As a lover of afternoon tea, and the official “tea guru” to your friends you will want to be informed on water’s contribution to good tea. The good news is I have done all the work for you and here are some simply tea tips about how quality water enhances tea’s flavor. That way, when someone asks you this question, you can provide them with the information that they need, as well as establish an element of trust in your knowledge.
Are you ready? Let’s begin.
First and foremost, it is common knowledge in the world of tea that the better quality of water you use to make tea, the better the flavor of the tea will be. When you prepare tea, you must realize that water is more than 98 percent of the drink. Even if you are brewing one of the most exquisite teas in the world, if your water is not good, the beverage will not be either. If you use water that has minerals in it, it may give you the best tasting tea.
One thing you can do is consider the area in which you live. In many urban places, water quality tends to be less than perfect. Therefore, in these situations you would want to use filtered water that does not contain any chlorine. You can use a Brita or Pure filter to achieve this effect. These filters will get rid of the water’s TDS, or Total Dissolved Solids. On many bottled spring water beverages, you will see that there is a pH of 7 and a TDS of 30. This is satisfactory for brewing tea.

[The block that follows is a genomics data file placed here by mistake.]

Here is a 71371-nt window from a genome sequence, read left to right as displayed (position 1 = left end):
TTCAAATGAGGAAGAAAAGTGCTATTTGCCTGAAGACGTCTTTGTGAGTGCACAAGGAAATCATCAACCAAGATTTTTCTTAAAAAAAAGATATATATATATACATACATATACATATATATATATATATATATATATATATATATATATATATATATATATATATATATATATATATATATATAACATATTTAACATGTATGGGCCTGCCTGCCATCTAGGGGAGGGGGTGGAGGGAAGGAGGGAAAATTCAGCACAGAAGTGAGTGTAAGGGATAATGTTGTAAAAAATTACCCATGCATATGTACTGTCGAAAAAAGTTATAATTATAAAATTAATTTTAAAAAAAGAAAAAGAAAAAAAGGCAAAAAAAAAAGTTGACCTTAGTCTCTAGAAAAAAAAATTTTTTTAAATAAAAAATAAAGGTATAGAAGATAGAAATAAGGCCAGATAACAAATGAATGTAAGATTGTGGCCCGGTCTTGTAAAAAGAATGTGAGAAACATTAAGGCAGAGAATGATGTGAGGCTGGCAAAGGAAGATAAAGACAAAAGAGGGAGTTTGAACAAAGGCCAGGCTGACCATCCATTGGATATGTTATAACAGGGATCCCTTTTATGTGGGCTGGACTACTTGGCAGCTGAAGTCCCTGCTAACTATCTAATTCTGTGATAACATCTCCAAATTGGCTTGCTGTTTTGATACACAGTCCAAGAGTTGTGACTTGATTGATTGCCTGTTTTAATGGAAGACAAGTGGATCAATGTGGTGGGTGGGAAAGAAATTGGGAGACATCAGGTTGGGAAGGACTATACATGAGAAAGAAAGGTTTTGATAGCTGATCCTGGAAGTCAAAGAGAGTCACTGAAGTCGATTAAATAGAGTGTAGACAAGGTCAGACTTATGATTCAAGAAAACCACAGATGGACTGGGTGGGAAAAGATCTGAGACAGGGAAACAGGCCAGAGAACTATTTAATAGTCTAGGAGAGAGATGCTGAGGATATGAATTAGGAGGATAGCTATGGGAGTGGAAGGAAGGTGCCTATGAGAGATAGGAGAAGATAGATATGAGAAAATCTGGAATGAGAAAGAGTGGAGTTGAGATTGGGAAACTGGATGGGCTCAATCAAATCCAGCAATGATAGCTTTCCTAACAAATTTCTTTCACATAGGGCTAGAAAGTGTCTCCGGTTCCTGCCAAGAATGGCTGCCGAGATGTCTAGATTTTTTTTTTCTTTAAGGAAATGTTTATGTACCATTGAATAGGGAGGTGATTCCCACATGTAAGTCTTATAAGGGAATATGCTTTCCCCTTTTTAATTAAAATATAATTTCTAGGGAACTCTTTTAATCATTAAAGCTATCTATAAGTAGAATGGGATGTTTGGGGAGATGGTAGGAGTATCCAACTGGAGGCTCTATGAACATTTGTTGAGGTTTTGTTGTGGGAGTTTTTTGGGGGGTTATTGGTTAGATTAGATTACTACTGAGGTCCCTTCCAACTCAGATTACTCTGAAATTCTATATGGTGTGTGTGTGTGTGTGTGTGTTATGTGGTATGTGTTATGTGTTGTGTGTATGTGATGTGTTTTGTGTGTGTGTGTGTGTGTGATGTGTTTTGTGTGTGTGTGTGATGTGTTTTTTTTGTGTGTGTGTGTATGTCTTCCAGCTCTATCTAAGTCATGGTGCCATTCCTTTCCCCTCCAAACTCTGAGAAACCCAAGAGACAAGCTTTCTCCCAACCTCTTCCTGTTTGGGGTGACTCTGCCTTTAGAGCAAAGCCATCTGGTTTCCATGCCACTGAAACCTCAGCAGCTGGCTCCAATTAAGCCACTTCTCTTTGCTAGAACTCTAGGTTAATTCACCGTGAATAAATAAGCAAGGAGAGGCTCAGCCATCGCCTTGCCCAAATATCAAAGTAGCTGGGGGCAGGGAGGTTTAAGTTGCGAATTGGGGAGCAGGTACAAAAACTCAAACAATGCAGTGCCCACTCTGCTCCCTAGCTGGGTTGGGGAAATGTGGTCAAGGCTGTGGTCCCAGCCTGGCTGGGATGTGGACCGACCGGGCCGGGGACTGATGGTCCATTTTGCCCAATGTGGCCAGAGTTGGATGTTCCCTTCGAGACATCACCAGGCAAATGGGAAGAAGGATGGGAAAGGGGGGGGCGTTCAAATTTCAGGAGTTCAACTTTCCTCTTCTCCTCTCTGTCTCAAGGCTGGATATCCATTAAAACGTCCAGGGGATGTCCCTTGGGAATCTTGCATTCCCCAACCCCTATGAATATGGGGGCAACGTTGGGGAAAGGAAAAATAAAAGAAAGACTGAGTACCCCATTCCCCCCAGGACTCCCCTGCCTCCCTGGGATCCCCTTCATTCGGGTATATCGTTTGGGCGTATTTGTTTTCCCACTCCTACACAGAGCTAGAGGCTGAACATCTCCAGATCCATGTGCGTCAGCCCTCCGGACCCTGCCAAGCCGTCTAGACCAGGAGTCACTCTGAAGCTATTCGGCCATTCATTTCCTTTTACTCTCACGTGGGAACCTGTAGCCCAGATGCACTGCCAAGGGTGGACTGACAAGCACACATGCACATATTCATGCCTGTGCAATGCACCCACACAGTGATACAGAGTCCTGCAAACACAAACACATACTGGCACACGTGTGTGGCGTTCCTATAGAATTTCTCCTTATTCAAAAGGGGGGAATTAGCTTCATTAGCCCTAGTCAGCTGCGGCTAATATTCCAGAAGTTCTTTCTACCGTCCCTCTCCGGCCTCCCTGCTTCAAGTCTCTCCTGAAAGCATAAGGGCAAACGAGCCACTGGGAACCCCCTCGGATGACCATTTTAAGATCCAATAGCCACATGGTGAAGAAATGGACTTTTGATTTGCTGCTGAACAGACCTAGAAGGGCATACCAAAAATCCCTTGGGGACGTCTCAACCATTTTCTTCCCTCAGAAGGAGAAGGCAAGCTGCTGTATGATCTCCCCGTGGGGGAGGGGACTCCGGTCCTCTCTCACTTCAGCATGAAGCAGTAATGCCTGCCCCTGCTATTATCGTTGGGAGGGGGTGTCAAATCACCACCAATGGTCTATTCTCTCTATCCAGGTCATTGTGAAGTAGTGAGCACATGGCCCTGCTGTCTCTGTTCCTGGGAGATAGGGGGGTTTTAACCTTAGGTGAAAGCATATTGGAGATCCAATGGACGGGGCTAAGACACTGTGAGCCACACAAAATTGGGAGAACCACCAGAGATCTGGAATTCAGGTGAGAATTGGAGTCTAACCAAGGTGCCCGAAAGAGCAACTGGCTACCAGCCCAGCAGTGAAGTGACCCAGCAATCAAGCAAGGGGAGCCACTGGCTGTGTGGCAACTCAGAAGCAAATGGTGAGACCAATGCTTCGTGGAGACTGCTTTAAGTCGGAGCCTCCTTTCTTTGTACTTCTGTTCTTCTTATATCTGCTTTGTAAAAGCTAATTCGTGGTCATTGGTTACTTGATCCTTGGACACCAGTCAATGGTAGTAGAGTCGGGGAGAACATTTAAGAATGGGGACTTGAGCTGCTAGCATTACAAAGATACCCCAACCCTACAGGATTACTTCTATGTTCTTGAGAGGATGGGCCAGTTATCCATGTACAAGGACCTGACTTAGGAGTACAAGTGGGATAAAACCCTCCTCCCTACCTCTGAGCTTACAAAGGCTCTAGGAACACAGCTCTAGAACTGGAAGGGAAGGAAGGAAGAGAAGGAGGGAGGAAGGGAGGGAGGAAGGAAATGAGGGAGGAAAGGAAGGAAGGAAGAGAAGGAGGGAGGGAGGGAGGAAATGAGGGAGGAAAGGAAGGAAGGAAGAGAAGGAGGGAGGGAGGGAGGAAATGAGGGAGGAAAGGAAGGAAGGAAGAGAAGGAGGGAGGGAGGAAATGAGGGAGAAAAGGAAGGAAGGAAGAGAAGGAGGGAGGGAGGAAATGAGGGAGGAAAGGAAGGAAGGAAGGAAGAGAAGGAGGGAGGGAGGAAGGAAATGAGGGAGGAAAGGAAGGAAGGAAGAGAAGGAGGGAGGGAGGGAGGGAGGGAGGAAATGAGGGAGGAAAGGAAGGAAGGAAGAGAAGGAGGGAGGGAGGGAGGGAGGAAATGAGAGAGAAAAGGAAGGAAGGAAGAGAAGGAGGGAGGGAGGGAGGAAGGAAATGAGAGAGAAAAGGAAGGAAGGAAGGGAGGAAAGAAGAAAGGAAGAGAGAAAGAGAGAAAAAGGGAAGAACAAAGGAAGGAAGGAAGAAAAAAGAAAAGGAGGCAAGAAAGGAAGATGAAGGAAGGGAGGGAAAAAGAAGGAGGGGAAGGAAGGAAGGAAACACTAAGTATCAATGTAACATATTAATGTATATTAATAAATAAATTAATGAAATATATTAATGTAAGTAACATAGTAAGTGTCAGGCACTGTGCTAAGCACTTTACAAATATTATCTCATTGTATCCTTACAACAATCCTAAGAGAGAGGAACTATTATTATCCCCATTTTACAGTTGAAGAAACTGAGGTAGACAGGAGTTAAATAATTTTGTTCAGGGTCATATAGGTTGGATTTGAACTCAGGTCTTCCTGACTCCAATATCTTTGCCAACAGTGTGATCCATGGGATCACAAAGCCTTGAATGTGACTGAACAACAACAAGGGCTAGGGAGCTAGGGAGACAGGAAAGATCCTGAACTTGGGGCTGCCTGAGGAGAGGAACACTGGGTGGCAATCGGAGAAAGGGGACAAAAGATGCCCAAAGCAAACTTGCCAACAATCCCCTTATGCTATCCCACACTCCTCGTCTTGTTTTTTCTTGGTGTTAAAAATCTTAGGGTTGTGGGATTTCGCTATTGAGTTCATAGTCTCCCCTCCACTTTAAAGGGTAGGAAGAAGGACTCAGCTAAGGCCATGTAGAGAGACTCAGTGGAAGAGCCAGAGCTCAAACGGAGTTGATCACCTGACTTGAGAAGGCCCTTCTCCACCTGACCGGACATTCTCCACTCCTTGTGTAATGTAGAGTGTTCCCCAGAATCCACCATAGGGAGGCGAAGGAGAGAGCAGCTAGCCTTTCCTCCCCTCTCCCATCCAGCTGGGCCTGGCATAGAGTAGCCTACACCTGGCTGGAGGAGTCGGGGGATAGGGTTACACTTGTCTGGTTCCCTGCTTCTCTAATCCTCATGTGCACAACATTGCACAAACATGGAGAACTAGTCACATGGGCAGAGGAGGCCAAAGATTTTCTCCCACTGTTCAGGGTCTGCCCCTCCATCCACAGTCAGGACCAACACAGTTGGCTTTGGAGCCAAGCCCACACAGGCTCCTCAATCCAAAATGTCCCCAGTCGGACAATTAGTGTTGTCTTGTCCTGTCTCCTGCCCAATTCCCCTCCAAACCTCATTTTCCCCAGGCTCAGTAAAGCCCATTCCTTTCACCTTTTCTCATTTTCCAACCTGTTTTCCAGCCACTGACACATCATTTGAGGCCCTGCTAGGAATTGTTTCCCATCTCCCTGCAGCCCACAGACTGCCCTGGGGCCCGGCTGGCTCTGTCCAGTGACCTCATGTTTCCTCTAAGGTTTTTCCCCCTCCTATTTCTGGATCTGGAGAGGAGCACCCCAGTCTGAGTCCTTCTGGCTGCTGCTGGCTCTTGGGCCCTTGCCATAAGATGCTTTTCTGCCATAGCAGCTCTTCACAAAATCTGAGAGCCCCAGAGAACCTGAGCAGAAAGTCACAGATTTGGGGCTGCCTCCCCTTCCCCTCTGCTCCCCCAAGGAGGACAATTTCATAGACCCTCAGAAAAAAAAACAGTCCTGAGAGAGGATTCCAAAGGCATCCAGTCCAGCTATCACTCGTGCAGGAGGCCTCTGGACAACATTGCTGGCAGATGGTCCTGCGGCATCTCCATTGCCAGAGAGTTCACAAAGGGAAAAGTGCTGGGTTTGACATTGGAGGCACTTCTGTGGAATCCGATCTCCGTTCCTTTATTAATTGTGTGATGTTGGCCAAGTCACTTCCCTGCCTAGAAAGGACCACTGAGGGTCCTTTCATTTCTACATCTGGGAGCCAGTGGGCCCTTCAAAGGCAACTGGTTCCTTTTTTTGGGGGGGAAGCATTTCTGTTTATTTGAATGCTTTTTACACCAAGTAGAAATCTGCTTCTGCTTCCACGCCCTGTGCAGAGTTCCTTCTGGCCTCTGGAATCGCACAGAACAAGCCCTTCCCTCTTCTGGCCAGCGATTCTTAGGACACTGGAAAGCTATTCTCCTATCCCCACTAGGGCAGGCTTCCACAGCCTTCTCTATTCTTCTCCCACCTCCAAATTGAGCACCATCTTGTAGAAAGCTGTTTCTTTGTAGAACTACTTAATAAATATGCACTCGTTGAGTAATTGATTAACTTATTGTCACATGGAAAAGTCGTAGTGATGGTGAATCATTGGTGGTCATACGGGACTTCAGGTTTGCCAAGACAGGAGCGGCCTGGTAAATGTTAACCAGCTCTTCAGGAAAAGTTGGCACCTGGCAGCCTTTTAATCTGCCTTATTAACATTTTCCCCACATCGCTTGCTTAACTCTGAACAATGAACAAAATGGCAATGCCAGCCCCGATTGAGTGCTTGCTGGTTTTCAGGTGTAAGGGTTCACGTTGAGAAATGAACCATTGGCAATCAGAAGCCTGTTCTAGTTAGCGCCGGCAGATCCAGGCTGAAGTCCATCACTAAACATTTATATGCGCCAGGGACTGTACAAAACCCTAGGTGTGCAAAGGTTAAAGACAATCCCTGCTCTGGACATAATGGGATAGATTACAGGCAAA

Whatever the case, never ever use distilled water to make tea! It does not have any minerals in it at all.
Not only must you use quality water in your tea, but you must also make sure that the water is heated to the proper temperature in order to get the best flavoring. Because teas have oils, polyphenols, and caffeine in them, the hotter the water you use, the more quickly these things – along with aroma and flavor – disappear.
So, when you brew white tea, the temperature of the water should be 140 to 165 degrees Fahrenheit. For green tea, the water temperature should be 170 to 180 degrees. Oolong tea needs water that is 190 to 205 degrees, while black tea should be brewed above 200 degrees. And finally, Pu-erh tea should be brewed just below the boiling point. Preheating your teapot can result in the best cup of tea. All you need to do is rinse it out with a cup of boiling water for a few seconds before you steep the tea.
This will prepare it for the steeping process, and not cause the water to boil or heat up too quickly.